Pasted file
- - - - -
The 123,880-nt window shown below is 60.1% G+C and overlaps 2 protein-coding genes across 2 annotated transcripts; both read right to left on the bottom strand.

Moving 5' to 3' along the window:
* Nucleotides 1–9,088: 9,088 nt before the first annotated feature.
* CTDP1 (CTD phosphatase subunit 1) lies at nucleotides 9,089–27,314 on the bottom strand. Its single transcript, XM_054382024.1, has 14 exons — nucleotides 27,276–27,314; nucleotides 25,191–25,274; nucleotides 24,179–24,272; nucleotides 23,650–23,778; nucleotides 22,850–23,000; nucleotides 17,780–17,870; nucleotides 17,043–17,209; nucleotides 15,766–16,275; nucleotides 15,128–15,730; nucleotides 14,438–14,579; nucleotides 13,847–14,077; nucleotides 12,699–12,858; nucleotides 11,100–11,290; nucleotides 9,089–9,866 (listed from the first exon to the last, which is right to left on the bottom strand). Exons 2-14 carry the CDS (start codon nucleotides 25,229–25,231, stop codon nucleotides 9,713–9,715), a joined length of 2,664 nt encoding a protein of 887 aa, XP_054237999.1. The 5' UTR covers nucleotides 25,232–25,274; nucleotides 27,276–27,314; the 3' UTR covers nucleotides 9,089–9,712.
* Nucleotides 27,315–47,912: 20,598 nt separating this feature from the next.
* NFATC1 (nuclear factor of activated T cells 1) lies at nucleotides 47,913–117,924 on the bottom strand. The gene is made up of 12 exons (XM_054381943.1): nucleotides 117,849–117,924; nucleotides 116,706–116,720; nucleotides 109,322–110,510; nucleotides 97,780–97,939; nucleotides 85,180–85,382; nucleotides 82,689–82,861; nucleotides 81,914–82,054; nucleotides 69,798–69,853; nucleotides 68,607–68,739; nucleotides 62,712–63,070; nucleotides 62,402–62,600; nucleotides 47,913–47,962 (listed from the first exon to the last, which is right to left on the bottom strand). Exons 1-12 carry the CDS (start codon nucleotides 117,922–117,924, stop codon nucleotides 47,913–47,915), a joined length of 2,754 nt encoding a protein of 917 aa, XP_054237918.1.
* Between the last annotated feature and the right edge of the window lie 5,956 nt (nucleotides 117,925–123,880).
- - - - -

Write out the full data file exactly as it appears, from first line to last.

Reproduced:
The 123,880-nt window shown below is 60.1% G+C and overlaps 2 protein-coding genes across 2 annotated transcripts; both read right to left on the bottom strand.

Moving 5' to 3' along the window:
* Nucleotides 1–9,088: 9,088 nt before the first annotated feature.
* CTDP1 (CTD phosphatase subunit 1) lies at nucleotides 9,089–27,314 on the bottom strand. Its single transcript, XM_054382024.1, has 14 exons — nucleotides 27,276–27,314; nucleotides 25,191–25,274; nucleotides 24,179–24,272; nucleotides 23,650–23,778; nucleotides 22,850–23,000; nucleotides 17,780–17,870; nucleotides 17,043–17,209; nucleotides 15,766–16,275; nucleotides 15,128–15,730; nucleotides 14,438–14,579; nucleotides 13,847–14,077; nucleotides 12,699–12,858; nucleotides 11,100–11,290; nucleotides 9,089–9,866 (listed from the first exon to the last, which is right to left on the bottom strand). Exons 2-14 carry the CDS (start codon nucleotides 25,229–25,231, stop codon nucleotides 9,713–9,715), a joined length of 2,664 nt encoding a protein of 887 aa, XP_054237999.1. The 5' UTR covers nucleotides 25,232–25,274; nucleotides 27,276–27,314; the 3' UTR covers nucleotides 9,089–9,712.
* Nucleotides 27,315–47,912: 20,598 nt separating this feature from the next.
* NFATC1 (nuclear factor of activated T cells 1) lies at nucleotides 47,913–117,924 on the bottom strand. The gene is made up of 12 exons (XM_054381943.1): nucleotides 117,849–117,924; nucleotides 116,706–116,720; nucleotides 109,322–110,510; nucleotides 97,780–97,939; nucleotides 85,180–85,382; nucleotides 82,689–82,861; nucleotides 81,914–82,054; nucleotides 69,798–69,853; nucleotides 68,607–68,739; nucleotides 62,712–63,070; nucleotides 62,402–62,600; nucleotides 47,913–47,962 (listed from the first exon to the last, which is right to left on the bottom strand). Exons 1-12 carry the CDS (start codon nucleotides 117,922–117,924, stop codon nucleotides 47,913–47,915), a joined length of 2,754 nt encoding a protein of 917 aa, XP_054237918.1.
* Between the last annotated feature and the right edge of the window lie 5,956 nt (nucleotides 117,925–123,880).